It is well known how many inventors die in poverty. and how many fortunes are made by people exploiting these inventions. Edison and Backeland were fortunate in that they had the capital to exploit their own ideas.

The first to register a patent owns it. Others working in the same direction, and having additional valuable information, withhold it until the patent expires. Thus is lost the full fruit of these men’s endeavours. Since these patents give as little information as they can, other firms wishing to engage in the same field, after expiration of the patent, must again cover much available but secret knowledge—a waste of time due to capitalism. Often, too, owing to a previous patent, an invention must utilise an inferior mechanism, as witness the steam engine, where the fly-wheel could not be utilised.

The 1907 Patents and Designs Act provided that a certain difficulty, in direct connection with the piston, troubling the master-class, should be overcome. It definitely allowed a patent to be granted jointly to the inventor and to another person—e.g., a capitalist or capitalist concern—to enable the latter to share the benefits derived. The law thus placed “old man capitalism” very firmly on the back of the inventor. This Act also attempted to rectify an abuse. A firm having profitable patents, which would be adversely affected by a new one, could buy the new one under licence and not use it. No new machinery would be necessary, and since there was no production by the new method, no royalties, due to the inventor, need be paid. In Monk’s “Inventions. Patents and Designs” it is stated significantly that the Act has been altered to protect the interest of the inventor.

Nowadays, in the same way as production has been made social, so has research. No longer can one man very effectively invent a whole process. Co-operation is here, too, becoming more and more necessary, due mainly to increasing specialisation. Hence the increasing tendency for research to come more and more under the aegis of large firms or the State. The inventor becomes definitely a worker, swelling the proletariat.

In the hey-day of capitalism, when markets were large enough to take all that was produced, capitalism continuously revolutionised its means of production and increased man’s power over nature, thus solving a necessity that only capitalism can solve, the problem of production of plenty for the future Socialist society. Competition demanded it by forcing the lowering of the cost of production. But now the increasing monopoly character of capitalism shows itself by the cutting out of competition. Cartels divide the world into regions of influence for its component companies. This is possible only because the cartel adherents can produce many times the world’s needs. Research, while still bent on reducing the cost of production, is increasingly being utilised to enable surplus capital to be profitably utilised in new industries. It is interesting, in this light, to notice that the papers are talking of special investment schemes of an international character, to utilise at a smaller rate ot profit what would otherwise be uninvested capital.

In spite of the restrictions of capitalism, great advances have been made, and when the capitalist class points to these as a justification for their further existences they believe they have a case. But the long-bow won the battle of Crecy, and the phalanx was of great use to Alexander, but the modern general does not accept their past success as a reason for using them to-day against tanks. Compared with feudalism, capitalism represents progress, but only compared with feudalism. Their exalted idea of private enterprise means the enforced lack of enterprise on the part of the working class.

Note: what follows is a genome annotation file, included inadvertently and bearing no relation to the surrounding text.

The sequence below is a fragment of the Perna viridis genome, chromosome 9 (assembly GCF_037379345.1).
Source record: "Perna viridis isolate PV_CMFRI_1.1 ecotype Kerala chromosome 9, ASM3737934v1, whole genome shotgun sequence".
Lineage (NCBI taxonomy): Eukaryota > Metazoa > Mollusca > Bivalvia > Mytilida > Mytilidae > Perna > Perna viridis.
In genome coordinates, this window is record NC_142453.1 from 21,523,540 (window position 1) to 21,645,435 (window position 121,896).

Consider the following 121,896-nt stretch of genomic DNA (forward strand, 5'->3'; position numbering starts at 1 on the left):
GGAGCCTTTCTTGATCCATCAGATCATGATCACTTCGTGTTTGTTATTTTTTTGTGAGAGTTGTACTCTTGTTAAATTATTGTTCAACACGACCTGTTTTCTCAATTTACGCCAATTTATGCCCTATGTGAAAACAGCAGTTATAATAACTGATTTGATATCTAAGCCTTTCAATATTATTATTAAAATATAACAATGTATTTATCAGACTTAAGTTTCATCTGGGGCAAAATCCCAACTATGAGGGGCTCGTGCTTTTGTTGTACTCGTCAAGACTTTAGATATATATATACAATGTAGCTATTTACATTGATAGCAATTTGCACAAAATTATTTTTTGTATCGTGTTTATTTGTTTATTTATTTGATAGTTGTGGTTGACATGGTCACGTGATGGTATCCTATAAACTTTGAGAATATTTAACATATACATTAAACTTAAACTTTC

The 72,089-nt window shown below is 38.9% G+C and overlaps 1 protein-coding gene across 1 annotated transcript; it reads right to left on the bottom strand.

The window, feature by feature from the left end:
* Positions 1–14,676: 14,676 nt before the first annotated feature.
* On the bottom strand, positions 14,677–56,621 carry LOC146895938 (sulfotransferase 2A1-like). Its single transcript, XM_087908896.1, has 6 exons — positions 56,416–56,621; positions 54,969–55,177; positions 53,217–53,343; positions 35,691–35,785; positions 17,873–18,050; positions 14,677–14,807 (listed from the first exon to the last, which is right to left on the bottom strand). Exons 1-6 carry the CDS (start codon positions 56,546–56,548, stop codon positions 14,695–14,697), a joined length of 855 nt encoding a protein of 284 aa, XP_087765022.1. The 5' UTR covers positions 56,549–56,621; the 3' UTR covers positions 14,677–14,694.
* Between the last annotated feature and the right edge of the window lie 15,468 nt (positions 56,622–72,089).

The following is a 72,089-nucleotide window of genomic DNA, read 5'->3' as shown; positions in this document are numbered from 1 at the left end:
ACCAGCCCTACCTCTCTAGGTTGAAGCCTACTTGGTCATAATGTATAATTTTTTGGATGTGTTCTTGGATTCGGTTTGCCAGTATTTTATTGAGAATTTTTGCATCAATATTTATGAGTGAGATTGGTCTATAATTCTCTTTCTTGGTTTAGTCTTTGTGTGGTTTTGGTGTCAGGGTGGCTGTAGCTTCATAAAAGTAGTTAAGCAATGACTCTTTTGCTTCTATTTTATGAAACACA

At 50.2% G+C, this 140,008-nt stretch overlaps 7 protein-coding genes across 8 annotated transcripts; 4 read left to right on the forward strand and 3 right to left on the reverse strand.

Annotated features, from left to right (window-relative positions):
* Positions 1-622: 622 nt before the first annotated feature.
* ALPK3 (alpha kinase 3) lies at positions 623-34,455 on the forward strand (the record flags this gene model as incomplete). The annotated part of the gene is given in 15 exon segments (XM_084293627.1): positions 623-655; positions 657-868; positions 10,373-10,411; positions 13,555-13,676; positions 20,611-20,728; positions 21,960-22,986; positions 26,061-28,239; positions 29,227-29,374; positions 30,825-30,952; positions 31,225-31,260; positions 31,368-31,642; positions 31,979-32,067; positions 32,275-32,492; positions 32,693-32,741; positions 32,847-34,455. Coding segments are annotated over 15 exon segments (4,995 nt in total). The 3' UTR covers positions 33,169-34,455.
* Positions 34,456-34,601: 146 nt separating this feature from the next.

And in any case, in whose advantage has this been? The lot of the working class has not appreciably improved. The advantages and the wealth accrued have gone into the pocket of the ruling class. All this, the work of the only useful class in society, has resulted in a further widening of the gulf between rich and poor. Once again we have the cycle—born a worker means dying a worker.

Holland and Denmark, producers of dairy produce for the world, consumes enormous quantities of margarine. Who eats this margarine ? Workers !

Modern production has caused great increases in mental and nervous disorders and industrial diseases. The village idiot disappears, and the proletarian victim of capitalism takes his place. Hence the increasing study of these disorders and the “kind” donations by our masters, who cannot bear that such sources of riches for them should prove useless. They look for cures, turning their eyes, however, away from the cause, fee increasing strain on the worker of his condition of wage-slavery, so aptly caricatured by Charles Chaplin in “Modern Times.”

The working class produces all wealth. Because there is too much food, therefore the worker must starve; because there are too many of the good things in life, therefore the worker may not enjoy one of them—even leisure means unemployment to him. That is the logic of capitalist anarchy. Lord Rutherford hoped that atomic energy would not be harnessed until the ethics and morals of the race were improved. This can only be when there are no more barriers of economic self-interest dividing people, but in their stead a common interest. This is only possible under Socialism. Only Socialism can effectively harness this progress for man’s benefit, not for his destruction.

Within our reach lies a world of peace and plenty. In Socialism we can unfetter progress that it may be used for the advancement of the welfare of mankind. Act then, members of the working class, for once in your own interest!

S. L.